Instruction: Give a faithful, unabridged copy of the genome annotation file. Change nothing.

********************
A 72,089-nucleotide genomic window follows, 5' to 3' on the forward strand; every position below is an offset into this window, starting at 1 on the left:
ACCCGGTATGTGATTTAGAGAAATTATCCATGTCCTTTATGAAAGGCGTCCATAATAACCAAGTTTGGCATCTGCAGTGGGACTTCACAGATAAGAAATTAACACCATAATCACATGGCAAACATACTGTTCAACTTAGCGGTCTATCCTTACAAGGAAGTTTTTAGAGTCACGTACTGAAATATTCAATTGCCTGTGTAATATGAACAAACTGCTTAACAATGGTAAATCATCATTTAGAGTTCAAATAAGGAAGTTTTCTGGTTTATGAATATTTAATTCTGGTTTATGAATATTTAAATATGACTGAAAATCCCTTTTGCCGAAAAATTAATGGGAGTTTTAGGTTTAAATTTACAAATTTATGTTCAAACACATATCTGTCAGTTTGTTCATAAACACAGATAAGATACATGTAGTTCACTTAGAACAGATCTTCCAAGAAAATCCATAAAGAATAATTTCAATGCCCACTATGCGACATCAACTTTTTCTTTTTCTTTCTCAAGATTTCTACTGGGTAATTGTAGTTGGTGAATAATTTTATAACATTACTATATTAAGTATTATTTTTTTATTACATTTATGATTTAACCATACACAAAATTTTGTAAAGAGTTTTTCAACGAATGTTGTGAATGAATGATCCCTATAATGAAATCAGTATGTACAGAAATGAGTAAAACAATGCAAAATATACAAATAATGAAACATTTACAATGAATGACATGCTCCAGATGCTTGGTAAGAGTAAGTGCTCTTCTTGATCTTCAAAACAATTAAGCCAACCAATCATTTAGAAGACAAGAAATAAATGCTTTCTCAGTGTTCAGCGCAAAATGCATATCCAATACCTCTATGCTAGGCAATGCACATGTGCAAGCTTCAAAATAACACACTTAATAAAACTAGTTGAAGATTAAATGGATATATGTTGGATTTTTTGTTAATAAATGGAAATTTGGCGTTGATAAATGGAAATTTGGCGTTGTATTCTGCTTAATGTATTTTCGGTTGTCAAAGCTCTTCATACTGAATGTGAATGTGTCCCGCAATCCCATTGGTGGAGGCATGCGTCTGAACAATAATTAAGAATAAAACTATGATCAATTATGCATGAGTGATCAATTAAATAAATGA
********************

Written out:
A 72,089-nucleotide genomic window follows, 5' to 3' on the forward strand; every position below is an offset into this window, starting at 1 on the left:
ACCCGGTATGTGATTTAGAGAAATTATCCATGTCCTTTATGAAAGGCGTCCATAATAACCAAGTTTGGCATCTGCAGTGGGACTTCACAGATAAGAAATTAACACCATAATCACATGGCAAACATACTGTTCAACTTAGCGGTCTATCCTTACAAGGAAGTTTTTAGAGTCACGTACTGAAATATTCAATTGCCTGTGTAATATGAACAAACTGCTTAACAATGGTAAATCATCATTTAGAGTTCAAATAAGGAAGTTTTCTGGTTTATGAATATTTAATTCTGGTTTATGAATATTTAAATATGACTGAAAATCCCTTTTGCCGAAAAATTAATGGGAGTTTTAGGTTTAAATTTACAAATTTATGTTCAAACACATATCTGTCAGTTTGTTCATAAACACAGATAAGATACATGTAGTTCACTTAGAACAGATCTTCCAAGAAAATCCATAAAGAATAATTTCAATGCCCACTATGCGACATCAACTTTTTCTTTTTCTTTCTCAAGATTTCTACTGGGTAATTGTAGTTGGTGAATAATTTTATAACATTACTATATTAAGTATTATTTTTTTATTACATTTATGATTTAACCATACACAAAATTTTGTAAAGAGTTTTTCAACGAATGTTGTGAATGAATGATCCCTATAATGAAATCAGTATGTACAGAAATGAGTAAAACAATGCAAAATATACAAATAATGAAACATTTACAATGAATGACATGCTCCAGATGCTTGGTAAGAGTAAGTGCTCTTCTTGATCTTCAAAACAATTAAGCCAACCAATCATTTAGAAGACAAGAAATAAATGCTTTCTCAGTGTTCAGCGCAAAATGCATATCCAATACCTCTATGCTAGGCAATGCACATGTGCAAGCTTCAAAATAACACACTTAATAAAACTAGTTGAAGATTAAATGGATATATGTTGGATTTTTTGTTAATAAATGGAAATTTGGCGTTGATAAATGGAAATTTGGCGTTGTATTCTGCTTAATGTATTTTCGGTTGTCAAAGCTCTTCATACTGAATGTGAATGTGTCCCGCAATCCCATTGGTGGAGGCATGCGTCTGAACAATAATTAAGAATAAAACTATGATCAATTATGCATGAGTGATCAATTAAATAAATGA